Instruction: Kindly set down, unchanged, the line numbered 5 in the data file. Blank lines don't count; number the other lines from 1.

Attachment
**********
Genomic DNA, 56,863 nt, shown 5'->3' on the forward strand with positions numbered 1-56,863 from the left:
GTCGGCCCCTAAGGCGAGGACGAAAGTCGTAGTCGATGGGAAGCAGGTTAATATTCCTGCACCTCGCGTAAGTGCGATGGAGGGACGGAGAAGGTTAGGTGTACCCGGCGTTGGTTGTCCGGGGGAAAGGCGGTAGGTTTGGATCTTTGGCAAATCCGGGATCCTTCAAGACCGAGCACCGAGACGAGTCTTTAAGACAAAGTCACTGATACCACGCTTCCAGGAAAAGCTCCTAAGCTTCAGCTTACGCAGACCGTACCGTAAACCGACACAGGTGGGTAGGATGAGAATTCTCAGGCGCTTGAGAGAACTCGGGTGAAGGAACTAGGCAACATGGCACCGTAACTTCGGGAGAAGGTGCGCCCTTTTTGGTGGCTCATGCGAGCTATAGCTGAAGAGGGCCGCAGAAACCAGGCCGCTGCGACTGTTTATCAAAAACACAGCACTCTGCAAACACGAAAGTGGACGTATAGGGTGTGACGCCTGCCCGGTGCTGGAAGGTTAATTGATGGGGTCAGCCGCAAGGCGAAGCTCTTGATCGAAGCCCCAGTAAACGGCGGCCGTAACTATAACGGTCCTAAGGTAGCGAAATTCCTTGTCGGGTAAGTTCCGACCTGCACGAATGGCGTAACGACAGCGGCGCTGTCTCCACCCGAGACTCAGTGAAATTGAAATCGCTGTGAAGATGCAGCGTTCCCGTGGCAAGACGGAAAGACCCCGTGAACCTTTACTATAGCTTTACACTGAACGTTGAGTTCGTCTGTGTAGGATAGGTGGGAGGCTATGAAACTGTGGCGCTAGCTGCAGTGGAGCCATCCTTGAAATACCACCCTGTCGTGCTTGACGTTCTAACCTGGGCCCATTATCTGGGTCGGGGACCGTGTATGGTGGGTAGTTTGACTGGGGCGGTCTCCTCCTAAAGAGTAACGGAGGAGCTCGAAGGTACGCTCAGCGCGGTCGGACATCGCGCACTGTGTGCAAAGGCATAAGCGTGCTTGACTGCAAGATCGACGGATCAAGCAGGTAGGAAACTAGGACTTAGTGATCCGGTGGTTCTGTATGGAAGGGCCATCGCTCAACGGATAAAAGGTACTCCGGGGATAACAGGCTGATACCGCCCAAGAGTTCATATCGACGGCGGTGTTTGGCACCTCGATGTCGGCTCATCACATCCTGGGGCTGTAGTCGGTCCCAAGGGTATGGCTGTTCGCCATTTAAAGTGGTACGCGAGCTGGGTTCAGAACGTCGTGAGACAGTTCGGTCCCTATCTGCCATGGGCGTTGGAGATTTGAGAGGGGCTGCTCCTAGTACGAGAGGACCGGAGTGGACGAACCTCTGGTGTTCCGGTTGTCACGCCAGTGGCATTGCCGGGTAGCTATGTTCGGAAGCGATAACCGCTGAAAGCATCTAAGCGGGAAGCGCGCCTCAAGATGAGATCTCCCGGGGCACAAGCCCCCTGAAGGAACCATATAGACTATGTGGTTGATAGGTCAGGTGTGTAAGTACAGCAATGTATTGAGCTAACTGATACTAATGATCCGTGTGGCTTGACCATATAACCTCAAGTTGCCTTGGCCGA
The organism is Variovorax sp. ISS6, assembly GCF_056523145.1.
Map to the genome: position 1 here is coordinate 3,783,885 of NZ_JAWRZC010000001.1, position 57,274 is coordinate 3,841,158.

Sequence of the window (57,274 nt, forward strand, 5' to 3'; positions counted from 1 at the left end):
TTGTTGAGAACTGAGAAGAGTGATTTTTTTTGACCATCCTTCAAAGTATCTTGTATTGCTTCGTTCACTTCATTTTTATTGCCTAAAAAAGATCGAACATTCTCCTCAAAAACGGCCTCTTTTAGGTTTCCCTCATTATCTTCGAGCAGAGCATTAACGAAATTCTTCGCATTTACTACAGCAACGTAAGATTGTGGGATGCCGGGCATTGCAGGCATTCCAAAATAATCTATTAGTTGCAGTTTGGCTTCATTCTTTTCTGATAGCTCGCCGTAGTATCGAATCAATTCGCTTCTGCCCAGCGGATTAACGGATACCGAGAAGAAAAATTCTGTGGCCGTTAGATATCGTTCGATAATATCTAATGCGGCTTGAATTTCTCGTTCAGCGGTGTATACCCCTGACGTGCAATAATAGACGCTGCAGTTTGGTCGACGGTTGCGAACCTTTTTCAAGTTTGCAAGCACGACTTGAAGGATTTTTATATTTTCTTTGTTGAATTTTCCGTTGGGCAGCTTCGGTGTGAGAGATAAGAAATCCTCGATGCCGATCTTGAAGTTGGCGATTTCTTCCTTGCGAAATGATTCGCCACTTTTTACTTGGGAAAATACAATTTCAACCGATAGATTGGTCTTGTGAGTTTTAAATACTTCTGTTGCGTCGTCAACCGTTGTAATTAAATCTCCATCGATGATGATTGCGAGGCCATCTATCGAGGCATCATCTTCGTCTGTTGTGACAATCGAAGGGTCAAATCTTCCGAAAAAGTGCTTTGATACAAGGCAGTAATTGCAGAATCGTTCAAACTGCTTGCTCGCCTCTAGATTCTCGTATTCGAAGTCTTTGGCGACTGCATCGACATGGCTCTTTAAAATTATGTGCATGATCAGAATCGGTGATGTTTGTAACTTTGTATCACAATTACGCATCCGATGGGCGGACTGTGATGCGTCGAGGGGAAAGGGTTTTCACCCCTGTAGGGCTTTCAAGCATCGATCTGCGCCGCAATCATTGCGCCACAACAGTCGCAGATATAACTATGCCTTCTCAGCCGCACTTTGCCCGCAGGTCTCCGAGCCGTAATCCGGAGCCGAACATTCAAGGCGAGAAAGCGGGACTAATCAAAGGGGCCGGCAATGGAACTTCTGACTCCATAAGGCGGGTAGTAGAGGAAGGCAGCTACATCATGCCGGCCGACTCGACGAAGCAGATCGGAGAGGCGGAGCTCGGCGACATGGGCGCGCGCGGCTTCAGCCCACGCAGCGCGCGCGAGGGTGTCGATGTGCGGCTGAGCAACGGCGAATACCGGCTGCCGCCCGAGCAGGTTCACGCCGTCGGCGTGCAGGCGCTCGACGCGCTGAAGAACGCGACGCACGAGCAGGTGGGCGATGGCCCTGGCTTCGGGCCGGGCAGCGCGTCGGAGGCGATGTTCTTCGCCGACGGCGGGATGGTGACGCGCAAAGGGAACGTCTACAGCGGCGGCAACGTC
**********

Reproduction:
Sequence of the window (57,274 nt, forward strand, 5' to 3'; positions counted from 1 at the left end):